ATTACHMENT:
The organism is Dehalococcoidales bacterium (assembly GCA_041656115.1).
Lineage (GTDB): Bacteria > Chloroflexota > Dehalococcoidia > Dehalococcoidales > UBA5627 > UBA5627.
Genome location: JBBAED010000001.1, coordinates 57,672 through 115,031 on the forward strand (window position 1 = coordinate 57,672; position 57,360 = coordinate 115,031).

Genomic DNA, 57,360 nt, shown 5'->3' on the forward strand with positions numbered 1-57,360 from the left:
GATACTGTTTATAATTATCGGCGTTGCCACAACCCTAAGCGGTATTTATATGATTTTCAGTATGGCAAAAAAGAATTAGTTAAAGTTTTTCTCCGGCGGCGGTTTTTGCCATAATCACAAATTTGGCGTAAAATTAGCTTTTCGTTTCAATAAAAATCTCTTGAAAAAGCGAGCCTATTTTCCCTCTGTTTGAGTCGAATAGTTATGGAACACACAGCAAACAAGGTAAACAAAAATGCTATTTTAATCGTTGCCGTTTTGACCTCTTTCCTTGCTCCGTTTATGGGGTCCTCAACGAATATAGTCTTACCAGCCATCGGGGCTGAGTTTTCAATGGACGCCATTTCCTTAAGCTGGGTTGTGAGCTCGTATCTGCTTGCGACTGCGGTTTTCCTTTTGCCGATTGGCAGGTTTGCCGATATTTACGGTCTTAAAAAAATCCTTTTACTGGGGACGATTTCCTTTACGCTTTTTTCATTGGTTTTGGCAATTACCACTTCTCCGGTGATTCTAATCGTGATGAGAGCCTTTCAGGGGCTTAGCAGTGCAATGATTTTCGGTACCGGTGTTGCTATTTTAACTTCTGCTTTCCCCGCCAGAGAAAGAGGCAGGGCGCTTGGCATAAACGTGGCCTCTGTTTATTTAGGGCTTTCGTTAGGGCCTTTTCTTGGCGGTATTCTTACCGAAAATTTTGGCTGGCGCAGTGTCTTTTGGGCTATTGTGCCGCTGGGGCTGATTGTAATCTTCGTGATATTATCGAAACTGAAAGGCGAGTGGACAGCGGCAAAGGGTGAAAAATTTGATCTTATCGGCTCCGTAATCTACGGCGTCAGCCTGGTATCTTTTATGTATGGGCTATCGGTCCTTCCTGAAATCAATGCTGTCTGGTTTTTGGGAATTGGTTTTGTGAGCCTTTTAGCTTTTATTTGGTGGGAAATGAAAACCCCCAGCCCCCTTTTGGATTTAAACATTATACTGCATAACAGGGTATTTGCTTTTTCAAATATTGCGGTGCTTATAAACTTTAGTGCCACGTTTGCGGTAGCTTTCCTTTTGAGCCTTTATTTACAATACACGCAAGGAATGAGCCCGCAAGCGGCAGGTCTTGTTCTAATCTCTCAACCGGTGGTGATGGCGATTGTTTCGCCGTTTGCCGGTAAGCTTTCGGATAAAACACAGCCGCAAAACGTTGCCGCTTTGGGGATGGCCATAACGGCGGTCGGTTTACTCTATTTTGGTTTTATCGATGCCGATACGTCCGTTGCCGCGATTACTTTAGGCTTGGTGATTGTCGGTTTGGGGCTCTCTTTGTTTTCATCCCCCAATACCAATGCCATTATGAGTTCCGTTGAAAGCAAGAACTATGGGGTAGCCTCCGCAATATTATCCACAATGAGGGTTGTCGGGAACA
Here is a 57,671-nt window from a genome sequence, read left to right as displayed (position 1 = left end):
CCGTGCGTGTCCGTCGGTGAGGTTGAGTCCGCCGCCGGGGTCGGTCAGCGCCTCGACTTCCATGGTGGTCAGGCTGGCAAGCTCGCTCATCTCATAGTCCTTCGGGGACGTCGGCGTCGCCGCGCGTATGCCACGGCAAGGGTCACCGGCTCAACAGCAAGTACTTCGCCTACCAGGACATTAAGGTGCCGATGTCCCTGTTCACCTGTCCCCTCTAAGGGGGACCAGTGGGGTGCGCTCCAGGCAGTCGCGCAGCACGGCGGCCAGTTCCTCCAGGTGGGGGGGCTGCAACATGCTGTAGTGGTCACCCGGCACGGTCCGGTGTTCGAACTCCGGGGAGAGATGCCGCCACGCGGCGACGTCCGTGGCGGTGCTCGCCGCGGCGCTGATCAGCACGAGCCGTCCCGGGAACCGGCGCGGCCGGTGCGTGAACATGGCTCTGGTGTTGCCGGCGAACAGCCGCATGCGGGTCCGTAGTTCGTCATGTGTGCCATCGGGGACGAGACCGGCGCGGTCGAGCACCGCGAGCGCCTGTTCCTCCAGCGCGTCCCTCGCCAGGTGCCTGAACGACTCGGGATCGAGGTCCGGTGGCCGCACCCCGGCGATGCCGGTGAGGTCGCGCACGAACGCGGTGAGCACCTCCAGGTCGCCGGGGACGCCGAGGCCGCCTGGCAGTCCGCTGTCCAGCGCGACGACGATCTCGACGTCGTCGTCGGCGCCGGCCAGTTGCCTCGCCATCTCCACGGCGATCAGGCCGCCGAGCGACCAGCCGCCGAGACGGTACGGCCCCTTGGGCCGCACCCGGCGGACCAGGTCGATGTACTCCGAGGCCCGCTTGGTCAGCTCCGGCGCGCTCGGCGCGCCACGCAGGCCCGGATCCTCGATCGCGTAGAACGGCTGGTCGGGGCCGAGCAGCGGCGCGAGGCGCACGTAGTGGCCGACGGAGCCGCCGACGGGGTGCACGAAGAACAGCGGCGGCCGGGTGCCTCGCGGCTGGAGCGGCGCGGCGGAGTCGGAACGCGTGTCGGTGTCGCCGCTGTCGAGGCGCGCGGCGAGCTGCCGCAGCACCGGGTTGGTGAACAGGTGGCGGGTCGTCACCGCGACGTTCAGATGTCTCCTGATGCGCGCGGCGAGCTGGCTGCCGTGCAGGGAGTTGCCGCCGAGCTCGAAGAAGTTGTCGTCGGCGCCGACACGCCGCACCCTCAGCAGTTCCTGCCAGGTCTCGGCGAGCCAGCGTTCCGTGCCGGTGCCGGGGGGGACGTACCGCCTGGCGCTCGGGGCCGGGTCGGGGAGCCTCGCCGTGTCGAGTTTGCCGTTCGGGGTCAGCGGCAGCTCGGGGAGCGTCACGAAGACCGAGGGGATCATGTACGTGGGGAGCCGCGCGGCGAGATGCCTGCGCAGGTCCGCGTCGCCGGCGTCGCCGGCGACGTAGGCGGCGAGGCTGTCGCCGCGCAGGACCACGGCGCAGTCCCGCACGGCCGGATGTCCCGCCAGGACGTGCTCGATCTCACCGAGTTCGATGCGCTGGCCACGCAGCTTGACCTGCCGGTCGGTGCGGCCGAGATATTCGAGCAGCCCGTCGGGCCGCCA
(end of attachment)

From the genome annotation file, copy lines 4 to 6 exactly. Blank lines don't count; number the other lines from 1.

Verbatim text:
Genomic DNA, 57,360 nt, shown 5'->3' on the forward strand with positions numbered 1-57,360 from the left:
GATACTGTTTATAATTATCGGCGTTGCCACAACCCTAAGCGGTATTTATATGATTTTCAGTATGGCAAAAAAGAATTAGTTAAAGTTTTTCTCCGGCGGCGGTTTTTGCCATAATCACAAATTTGGCGTAAAATTAGCTTTTCGTTTCAATAAAAATCTCTTGAAAAAGCGAGCCTATTTTCCCTCTGTTTGAGTCGAATAGTTATGGAACACACAGCAAACAAGGTAAACAAAAATGCTATTTTAATCGTTGCCGTTTTGACCTCTTTCCTTGCTCCGTTTATGGGGTCCTCAACGAATATAGTCTTACCAGCCATCGGGGCTGAGTTTTCAATGGACGCCATTTCCTTAAGCTGGGTTGTGAGCTCGTATCTGCTTGCGACTGCGGTTTTCCTTTTGCCGATTGGCAGGTTTGCCGATATTTACGGTCTTAAAAAAATCCTTTTACTGGGGACGATTTCCTTTACGCTTTTTTCATTGGTTTTGGCAATTACCACTTCTCCGGTGATTCTAATCGTGATGAGAGCCTTTCAGGGGCTTAGCAGTGCAATGATTTTCGGTACCGGTGTTGCTATTTTAACTTCTGCTTTCCCCGCCAGAGAAAGAGGCAGGGCGCTTGGCATAAACGTGGCCTCTGTTTATTTAGGGCTTTCGTTAGGGCCTTTTCTTGGCGGTATTCTTACCGAAAATTTTGGCTGGCGCAGTGTCTTTTGGGCTATTGTGCCGCTGGGGCTGATTGTAATCTTCGTGATATTATCGAAACTGAAAGGCGAGTGGACAGCGGCAAAGGGTGAAAAATTTGATCTTATCGGCTCCGTAATCTACGGCGTCAGCCTGGTATCTTTTATGTATGGGCTATCGGTCCTTCCTGAAATCAATGCTGTCTGGTTTTTGGGAATTGGTTTTGTGAGCCTTTTAGCTTTTATTTGGTGGGAAATGAAAACCCCCAGCCCCCTTTTGGATTTAAACATTATACTGCATAACAGGGTATTTGCTTTTTCAAATATTGCGGTGCTTATAAACTTTAGTGCCACGTTTGCGGTAGCTTTCCTTTTGAGCCTTTATTTACAATACACGCAAGGAATGAGCCCGCAAGCGGCAGGTCTTGTTCTAATCTCTCAACCGGTGGTGATGGCGATTGTTTCGCCGTTTGCCGGTAAGCTTTCGGATAAAACACAGCCGCAAAACGTTGCCGCTTTGGGGATGGCCATAACGGCGGTCGGTTTACTCTATTTTGGTTTTATCGATGCCGATACGTCCGTTGCCGCGATTACTTTAGGCTTGGTGATTGTCGGTTTGGGGCTCTCTTTGTTTTCATCCCCCAATACCAATGCCATTATGAGTTCCGTTGAAAGCAAGAACTATGGGGTAGCCTCCGCAATATTATCCACAATGAGGGTTGTCGGGAACA
Here is a 57,671-nt window from a genome sequence, read left to right as displayed (position 1 = left end):